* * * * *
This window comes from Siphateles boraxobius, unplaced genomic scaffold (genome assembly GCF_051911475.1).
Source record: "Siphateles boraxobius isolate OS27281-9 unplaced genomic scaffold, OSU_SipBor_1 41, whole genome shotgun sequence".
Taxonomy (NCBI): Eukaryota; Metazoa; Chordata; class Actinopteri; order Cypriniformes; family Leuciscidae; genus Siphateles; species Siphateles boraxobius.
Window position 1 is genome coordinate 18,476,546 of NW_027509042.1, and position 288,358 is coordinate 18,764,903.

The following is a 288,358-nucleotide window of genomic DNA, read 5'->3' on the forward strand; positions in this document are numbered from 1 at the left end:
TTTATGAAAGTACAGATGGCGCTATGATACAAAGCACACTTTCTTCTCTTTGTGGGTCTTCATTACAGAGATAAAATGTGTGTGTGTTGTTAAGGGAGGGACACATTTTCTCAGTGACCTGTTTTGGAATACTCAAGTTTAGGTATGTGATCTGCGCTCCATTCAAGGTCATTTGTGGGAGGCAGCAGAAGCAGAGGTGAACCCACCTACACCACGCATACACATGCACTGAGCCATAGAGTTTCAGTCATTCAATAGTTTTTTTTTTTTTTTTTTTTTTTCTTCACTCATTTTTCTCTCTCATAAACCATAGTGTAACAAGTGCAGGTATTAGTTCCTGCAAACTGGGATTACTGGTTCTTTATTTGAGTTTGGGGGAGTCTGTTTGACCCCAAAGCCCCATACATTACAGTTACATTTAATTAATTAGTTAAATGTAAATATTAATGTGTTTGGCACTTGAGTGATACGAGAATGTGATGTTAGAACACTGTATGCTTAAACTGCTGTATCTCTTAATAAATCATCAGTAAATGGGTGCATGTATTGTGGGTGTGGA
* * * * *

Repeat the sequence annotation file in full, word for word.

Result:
This window comes from Siphateles boraxobius, unplaced genomic scaffold (genome assembly GCF_051911475.1).
Source record: "Siphateles boraxobius isolate OS27281-9 unplaced genomic scaffold, OSU_SipBor_1 41, whole genome shotgun sequence".
Taxonomy (NCBI): Eukaryota; Metazoa; Chordata; class Actinopteri; order Cypriniformes; family Leuciscidae; genus Siphateles; species Siphateles boraxobius.
Window position 1 is genome coordinate 18,476,546 of NW_027509042.1, and position 288,358 is coordinate 18,764,903.

The following is a 288,358-nucleotide window of genomic DNA, read 5'->3' on the forward strand; positions in this document are numbered from 1 at the left end:
TTTATGAAAGTACAGATGGCGCTATGATACAAAGCACACTTTCTTCTCTTTGTGGGTCTTCATTACAGAGATAAAATGTGTGTGTGTTGTTAAGGGAGGGACACATTTTCTCAGTGACCTGTTTTGGAATACTCAAGTTTAGGTATGTGATCTGCGCTCCATTCAAGGTCATTTGTGGGAGGCAGCAGAAGCAGAGGTGAACCCACCTACACCACGCATACACATGCACTGAGCCATAGAGTTTCAGTCATTCAATAGTTTTTTTTTTTTTTTTTTTTTTTCTTCACTCATTTTTCTCTCTCATAAACCATAGTGTAACAAGTGCAGGTATTAGTTCCTGCAAACTGGGATTACTGGTTCTTTATTTGAGTTTGGGGGAGTCTGTTTGACCCCAAAGCCCCATACATTACAGTTACATTTAATTAATTAGTTAAATGTAAATATTAATGTGTTTGGCACTTGAGTGATACGAGAATGTGATGTTAGAACACTGTATGCTTAAACTGCTGTATCTCTTAATAAATCATCAGTAAATGGGTGCATGTATTGTGGGTGTGGA